Thursday, July 7, 2016

11th Bavarian Infantry Regiment

As I haven’t bee posting any newly painted Canadians (or Germans, for that matter) for the Vimy Project (largely due to the arrival of THREE brigades worth of miniatures and me spending most of my hobby time getting those organized and prepped and based and primed and gooped…) I thought maybe I should get around to taking and posting pictures of some of the units I have already painted and just not gotten around to posting as complete units.

All of these are figures I modeled and cast myself . Most of these I painted over nine years ago. I think originally I made 13 figure battalions. Since then, however, I have changed to 15 figure battalions. So, somewhere along the line, I painted up a few more to bring them all up to strength.

Both of the German regiments I have done so far opposed the 4th Canadian Division and the north end of Vimy Ridge (Because that’s where I started with the Vimy Project).

(Remember: click on the pictures for a bigger version)


The 11th Bavarian Infantry Regiment was part of the 16th Bavarian Reserve Infantry Division – which was part of Gruppe Souchez and occupied the very north end of the Ridge. It’s partner regiment (14th Bavarian Infantry Regiment) occupied “The Pimple” - a heavily fortified knoll just north of Vimy Ridge – which the 10th Canadian Infantry Brigade attacked a day or two after the assault of Vimy Ridge.


I/11th Bavarian Infantry Regiment


II/11th Bavarian Infantry Regiment


III/11th Bavarian Infantry Regiment

I know machine-guns were integral to German infantry battalions, but I’m not sure how to represent them in the game – when I ran it at Mayday 2007 I just had all the machine-guns in bunkers. I may do the same this time around, but at some point I should probably pick up some MG teams.

I also have a few Trench Mortars… but I’m not sure how they fit into the organization. I know there were a few on Hill 145 – because I read somewhere one of the taskings of the Canadian Trench Mortar batteries was to drop smoke on hill 145 to keep the German Trench mortars from being able to observe the advance of the Canadians on the Ridge. It seems later in 1917 there was a Trench Mortar Company in each Division and Platoons in each Regiment…? But where did they show up in the organization earlier? For now I guess I’ll just shoot for one or two per division.


Coming soon on Tim’s Miniature Wargaming Blog:

261st Reserve Infantry Regiment

12 comments:

  1. What company are those guys from?
    Great work btw.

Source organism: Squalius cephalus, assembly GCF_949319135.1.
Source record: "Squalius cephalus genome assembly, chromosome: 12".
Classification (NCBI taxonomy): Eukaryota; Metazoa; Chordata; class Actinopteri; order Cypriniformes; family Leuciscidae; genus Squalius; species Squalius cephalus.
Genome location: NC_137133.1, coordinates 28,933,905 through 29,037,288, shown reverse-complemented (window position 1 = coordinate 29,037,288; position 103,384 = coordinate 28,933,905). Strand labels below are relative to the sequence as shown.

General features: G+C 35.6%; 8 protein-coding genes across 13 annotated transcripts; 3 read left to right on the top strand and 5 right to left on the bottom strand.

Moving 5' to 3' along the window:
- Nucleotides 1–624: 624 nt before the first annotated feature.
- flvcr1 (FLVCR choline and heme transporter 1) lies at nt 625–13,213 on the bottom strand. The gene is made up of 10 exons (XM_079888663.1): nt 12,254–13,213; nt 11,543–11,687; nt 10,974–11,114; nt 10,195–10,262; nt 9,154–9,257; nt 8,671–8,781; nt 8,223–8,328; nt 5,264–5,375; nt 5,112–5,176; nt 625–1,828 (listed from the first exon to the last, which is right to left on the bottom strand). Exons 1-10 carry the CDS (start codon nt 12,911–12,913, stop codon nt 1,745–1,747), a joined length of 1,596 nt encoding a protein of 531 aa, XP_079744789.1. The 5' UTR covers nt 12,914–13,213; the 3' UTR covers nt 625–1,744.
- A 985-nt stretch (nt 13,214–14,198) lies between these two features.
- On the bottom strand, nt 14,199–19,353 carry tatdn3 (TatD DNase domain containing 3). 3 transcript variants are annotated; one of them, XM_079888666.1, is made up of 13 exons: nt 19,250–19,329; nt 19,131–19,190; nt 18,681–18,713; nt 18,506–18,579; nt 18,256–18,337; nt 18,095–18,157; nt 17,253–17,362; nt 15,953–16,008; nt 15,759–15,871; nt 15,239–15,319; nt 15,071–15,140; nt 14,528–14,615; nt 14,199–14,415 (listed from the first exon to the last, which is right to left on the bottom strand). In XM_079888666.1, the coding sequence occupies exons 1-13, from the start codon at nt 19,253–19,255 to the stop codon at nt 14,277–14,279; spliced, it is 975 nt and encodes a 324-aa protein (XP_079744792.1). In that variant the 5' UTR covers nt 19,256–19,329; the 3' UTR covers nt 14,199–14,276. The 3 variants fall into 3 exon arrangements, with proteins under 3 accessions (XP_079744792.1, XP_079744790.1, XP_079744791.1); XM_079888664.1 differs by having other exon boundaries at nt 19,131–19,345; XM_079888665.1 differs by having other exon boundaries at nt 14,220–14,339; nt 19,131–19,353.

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    Replies
    1. Thanks!

      These ones are all figures that I made myself. I modelled the masters, made the molds, and cast them.

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    2. SERIOULSY!? OMG TIM YOU'RE KILLING ME!

      This is how my hobby life goes...

      "Okay, I got this, 45 Grey Knights to paint."

      "Alright, got five done, lets look at some blog posts."

      "OH COME ON! He made his own models and painted ten times what I did!"

      Delete
    3. For what it's worth, I actually painted these alomst ten years ago - I just never posted pictures of them together as a unit. I posted them mostly because I was putting the pictures in the Great War Gallery, so I thought I'd use the pictures in a post as well.

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  2. Beautiful minis, well done!

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  3. Nice painting, are all the Germans going to be your own cast figures?
    Best Iain

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    Replies
    1. Thanks Iain!

      MOST of the Germans will be my own castings - mostly because now that I've got the molds, it's relatively inexpensive to do so. It takes time, but, I have time. I have picked up a few MG and Mortar and Artillery teams and a few staff officer and other specialist troops, but the bulk of the infantry will be my own.

      On close inspection of them, they are not the nicest figures out there - but quantity has a quality of it's own - when there are a few hundred of them scattered across a giant model of the ridge, no one will notice how wonky they are...

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  4. Great work Tim...they look outstanding. I literally just read an essay this morning on the German forces at Vimy from the book "Vimy Ridge - A Canadian Reassessment" edited by Geoffrey Hayes, Andrew Iarocci, and Mike Bechthold. In his essay 'The German Army At Vimy Ridge', Andrew Godefroy indicates that by 1917 (and certainly for Vimy Ridge) each infantry battalion were able to form a platoon of 2 light trench mortars. His footnote references "Stormtoop Tactics: Innovation in the German Army, 1914-1918" by B.I. Gudmundsson.

    A long comment, but I hope it helps.

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    Replies
    1. That does help, Stanley. Thank you very much! Perhaps I will look to coming up with 1-2 stands per regiment, rather than 1-2 per division.

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  5. Superb work. Must be a great feeling to beable to put you own (in every sense of the word) figures on the table.

    Cheers,

    Pete.

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  6. Nice work on sculpting and casting the Germans. Easter is coming!

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